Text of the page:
The managers of the Jupiter Distribution fund have been putting some of their hoarded cash to work buying equities following the UK election.
Jupiter managers Alastair Gunn and Rhys Petheram had built up a “reserve of cash” of nearly 10 per cent in recent months in the face of “major uncertainties” around the world.
The pair recently said investors were displaying a “seemingly blithe disregard” for potentially serious events, such as the uncertain outcome of the UK election and a possible Greek exit from the eurozone.
But they have now started putting some of that cash pile to work and said they still preferred equities to bonds, in spite of a recent sell-off in bond markets potentially throwing up more value in the asset class.
“We are finding more opportunities in equities than in bonds and have been using the fund’s cash to add to our equity holdings across the board, along with some new names,” they said.
“This is consistent with our view that in the current environment the best risk-adjusted opportunities are to be found in equities.”
While the managers have been adding to equity positions, they do not have much leeway in increasing their weighting, given that the 31.25 per cent exposure to equities at the end of April was close to the upper limit of 35 per cent imposed by the fund’s sector, the IA Mixed Investment 0-35% Shares sector.
The majority of the fund was still invested in fixed income assets, but the managers said they were cautiously positioned within that weighting in anticipation of rising interest rates in the US and the UK.
“Given that the Bank [of England] has a stimulatory stance for monetary policy and has repeatedly said that interest rates are to rise, we remain defensively positioned with our bond holdings,” they said.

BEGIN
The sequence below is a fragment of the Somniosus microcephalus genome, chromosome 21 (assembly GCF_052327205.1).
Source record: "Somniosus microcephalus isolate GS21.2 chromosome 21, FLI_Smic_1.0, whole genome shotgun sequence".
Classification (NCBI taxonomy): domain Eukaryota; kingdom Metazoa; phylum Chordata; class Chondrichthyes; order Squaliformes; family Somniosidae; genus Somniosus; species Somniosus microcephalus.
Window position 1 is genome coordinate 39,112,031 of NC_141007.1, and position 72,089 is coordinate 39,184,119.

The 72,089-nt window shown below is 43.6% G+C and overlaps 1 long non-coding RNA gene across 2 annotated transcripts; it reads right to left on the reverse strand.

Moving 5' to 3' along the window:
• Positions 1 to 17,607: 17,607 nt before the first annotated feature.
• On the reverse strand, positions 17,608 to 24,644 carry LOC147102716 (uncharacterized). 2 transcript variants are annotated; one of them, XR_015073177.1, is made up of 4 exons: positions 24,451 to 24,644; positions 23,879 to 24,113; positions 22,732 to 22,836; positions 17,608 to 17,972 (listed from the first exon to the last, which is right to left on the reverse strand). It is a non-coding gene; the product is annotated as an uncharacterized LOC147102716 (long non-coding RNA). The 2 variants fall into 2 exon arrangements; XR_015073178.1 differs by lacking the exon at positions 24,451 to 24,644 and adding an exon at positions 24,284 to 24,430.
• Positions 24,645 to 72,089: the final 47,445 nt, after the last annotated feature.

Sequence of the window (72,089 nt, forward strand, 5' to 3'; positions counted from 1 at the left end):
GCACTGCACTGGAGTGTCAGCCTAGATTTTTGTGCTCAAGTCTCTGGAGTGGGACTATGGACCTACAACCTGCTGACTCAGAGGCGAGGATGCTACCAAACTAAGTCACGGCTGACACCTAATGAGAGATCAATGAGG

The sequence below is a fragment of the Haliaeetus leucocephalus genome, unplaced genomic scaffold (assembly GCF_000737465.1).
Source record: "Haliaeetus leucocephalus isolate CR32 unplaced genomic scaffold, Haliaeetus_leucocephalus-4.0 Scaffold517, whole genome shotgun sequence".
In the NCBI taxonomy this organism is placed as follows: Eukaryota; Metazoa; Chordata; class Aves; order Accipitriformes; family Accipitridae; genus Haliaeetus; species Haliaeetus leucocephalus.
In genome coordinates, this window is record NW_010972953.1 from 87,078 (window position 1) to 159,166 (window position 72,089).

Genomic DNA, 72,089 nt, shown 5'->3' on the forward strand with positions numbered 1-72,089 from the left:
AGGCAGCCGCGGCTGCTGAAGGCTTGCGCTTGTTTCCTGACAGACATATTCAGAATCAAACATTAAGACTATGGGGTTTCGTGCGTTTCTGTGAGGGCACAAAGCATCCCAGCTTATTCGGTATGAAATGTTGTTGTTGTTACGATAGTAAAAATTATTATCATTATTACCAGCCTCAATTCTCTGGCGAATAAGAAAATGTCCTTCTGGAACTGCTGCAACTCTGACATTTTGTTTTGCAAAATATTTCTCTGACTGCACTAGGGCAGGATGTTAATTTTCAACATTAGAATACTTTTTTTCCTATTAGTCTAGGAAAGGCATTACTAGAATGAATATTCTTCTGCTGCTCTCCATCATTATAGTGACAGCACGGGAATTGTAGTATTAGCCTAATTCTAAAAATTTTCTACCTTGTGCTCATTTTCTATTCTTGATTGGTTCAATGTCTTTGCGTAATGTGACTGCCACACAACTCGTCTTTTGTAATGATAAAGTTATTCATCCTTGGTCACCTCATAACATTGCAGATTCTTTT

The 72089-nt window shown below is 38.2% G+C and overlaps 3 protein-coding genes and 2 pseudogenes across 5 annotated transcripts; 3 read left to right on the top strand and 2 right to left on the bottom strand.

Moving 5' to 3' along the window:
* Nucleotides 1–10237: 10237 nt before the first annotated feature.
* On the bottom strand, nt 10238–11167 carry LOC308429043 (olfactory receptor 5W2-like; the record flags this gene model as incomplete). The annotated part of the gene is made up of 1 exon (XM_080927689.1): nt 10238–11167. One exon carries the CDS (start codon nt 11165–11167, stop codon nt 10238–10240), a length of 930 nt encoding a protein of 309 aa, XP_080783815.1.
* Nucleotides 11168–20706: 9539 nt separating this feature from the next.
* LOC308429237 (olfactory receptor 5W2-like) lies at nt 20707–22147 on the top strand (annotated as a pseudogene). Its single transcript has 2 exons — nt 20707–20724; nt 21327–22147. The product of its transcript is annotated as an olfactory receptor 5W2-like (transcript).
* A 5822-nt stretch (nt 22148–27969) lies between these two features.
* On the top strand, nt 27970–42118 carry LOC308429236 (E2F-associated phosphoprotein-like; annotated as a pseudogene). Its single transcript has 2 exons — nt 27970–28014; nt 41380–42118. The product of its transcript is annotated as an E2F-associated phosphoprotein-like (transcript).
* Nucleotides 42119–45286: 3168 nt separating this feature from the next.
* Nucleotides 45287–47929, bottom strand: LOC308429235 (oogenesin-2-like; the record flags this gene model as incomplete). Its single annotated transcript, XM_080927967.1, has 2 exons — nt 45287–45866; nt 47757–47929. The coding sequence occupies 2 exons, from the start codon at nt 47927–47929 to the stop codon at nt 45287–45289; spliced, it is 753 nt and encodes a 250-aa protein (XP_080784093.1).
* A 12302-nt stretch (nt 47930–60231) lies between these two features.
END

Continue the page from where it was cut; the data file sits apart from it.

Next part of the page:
Mr Gunn and Mr Petheram said they were seeking returns from overseas, with currency-hedged positions in certain US, Australian and New Zealand bonds.
In terms of recent portfolio activity, the managers said in addition to topping up the fund’s core equity holdings, they had also bought into fund administrator Sanne when it floated on the stock exchange in April.
Although they expressed a preference for equities over bonds, the pair said they had invested in a high-yield bond from utilities firm Anglia Water, because it appeared to offer better value than its equity.
“The Anglia bond is less sensitive to high interest rates than the comparable equity [which behaves like a long-dated asset]that the fund does not own,” the managers said.
“From an equity viewpoint, we dislike the capital structure of water utilities where regulatory reviews can leave dividends prone to being cut. In addition, their popularity as bond proxies means that utilities’ equities are currently valued at takeover levels yet remain very sensitive to higher interest rates.”